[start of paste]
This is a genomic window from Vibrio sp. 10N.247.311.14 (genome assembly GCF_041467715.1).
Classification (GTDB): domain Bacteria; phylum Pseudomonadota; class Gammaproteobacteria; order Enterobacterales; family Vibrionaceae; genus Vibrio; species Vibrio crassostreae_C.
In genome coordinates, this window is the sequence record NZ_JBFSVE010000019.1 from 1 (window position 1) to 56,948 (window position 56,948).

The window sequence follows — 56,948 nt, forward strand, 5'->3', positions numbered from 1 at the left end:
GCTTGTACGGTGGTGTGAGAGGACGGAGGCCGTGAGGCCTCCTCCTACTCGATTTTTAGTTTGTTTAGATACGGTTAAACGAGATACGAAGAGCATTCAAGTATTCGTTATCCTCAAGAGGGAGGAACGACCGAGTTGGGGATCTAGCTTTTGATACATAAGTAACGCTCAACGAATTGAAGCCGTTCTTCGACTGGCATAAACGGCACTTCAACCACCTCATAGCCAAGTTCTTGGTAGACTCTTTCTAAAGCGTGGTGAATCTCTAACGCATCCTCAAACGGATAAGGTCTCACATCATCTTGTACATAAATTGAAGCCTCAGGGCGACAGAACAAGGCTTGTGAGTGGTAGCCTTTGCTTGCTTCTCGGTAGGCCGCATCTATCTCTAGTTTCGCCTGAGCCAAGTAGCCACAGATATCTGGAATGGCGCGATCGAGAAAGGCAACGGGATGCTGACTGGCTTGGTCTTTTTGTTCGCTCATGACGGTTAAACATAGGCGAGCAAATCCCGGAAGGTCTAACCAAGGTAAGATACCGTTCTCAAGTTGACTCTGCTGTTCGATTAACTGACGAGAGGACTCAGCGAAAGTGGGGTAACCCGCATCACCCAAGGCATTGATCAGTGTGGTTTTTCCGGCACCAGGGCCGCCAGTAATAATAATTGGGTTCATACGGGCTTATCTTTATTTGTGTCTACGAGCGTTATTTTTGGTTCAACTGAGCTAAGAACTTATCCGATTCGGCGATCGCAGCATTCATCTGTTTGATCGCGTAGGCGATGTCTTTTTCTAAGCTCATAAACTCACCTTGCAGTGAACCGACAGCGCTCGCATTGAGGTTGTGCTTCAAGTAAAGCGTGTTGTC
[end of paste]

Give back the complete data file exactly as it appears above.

This is a genomic window from Vibrio sp. 10N.247.311.14 (genome assembly GCF_041467715.1).
Classification (GTDB): domain Bacteria; phylum Pseudomonadota; class Gammaproteobacteria; order Enterobacterales; family Vibrionaceae; genus Vibrio; species Vibrio crassostreae_C.
In genome coordinates, this window is the sequence record NZ_JBFSVE010000019.1 from 1 (window position 1) to 56,948 (window position 56,948).

The window sequence follows — 56,948 nt, forward strand, 5'->3', positions numbered from 1 at the left end:
GCTTGTACGGTGGTGTGAGAGGACGGAGGCCGTGAGGCCTCCTCCTACTCGATTTTTAGTTTGTTTAGATACGGTTAAACGAGATACGAAGAGCATTCAAGTATTCGTTATCCTCAAGAGGGAGGAACGACCGAGTTGGGGATCTAGCTTTTGATACATAAGTAACGCTCAACGAATTGAAGCCGTTCTTCGACTGGCATAAACGGCACTTCAACCACCTCATAGCCAAGTTCTTGGTAGACTCTTTCTAAAGCGTGGTGAATCTCTAACGCATCCTCAAACGGATAAGGTCTCACATCATCTTGTACATAAATTGAAGCCTCAGGGCGACAGAACAAGGCTTGTGAGTGGTAGCCTTTGCTTGCTTCTCGGTAGGCCGCATCTATCTCTAGTTTCGCCTGAGCCAAGTAGCCACAGATATCTGGAATGGCGCGATCGAGAAAGGCAACGGGATGCTGACTGGCTTGGTCTTTTTGTTCGCTCATGACGGTTAAACATAGGCGAGCAAATCCCGGAAGGTCTAACCAAGGTAAGATACCGTTCTCAAGTTGACTCTGCTGTTCGATTAACTGACGAGAGGACTCAGCGAAAGTGGGGTAACCCGCATCACCCAAGGCATTGATCAGTGTGGTTTTTCCGGCACCAGGGCCGCCAGTAATAATAATTGGGTTCATACGGGCTTATCTTTATTTGTGTCTACGAGCGTTATTTTTGGTTCAACTGAGCTAAGAACTTATCCGATTCGGCGATCGCAGCATTCATCTGTTTGATCGCGTAGGCGATGTCTTTTTCTAAGCTCATAAACTCACCTTGCAGTGAACCGACAGCGCTCGCATTGAGGTTGTGCTTCAAGTAAAGCGTGTTGTC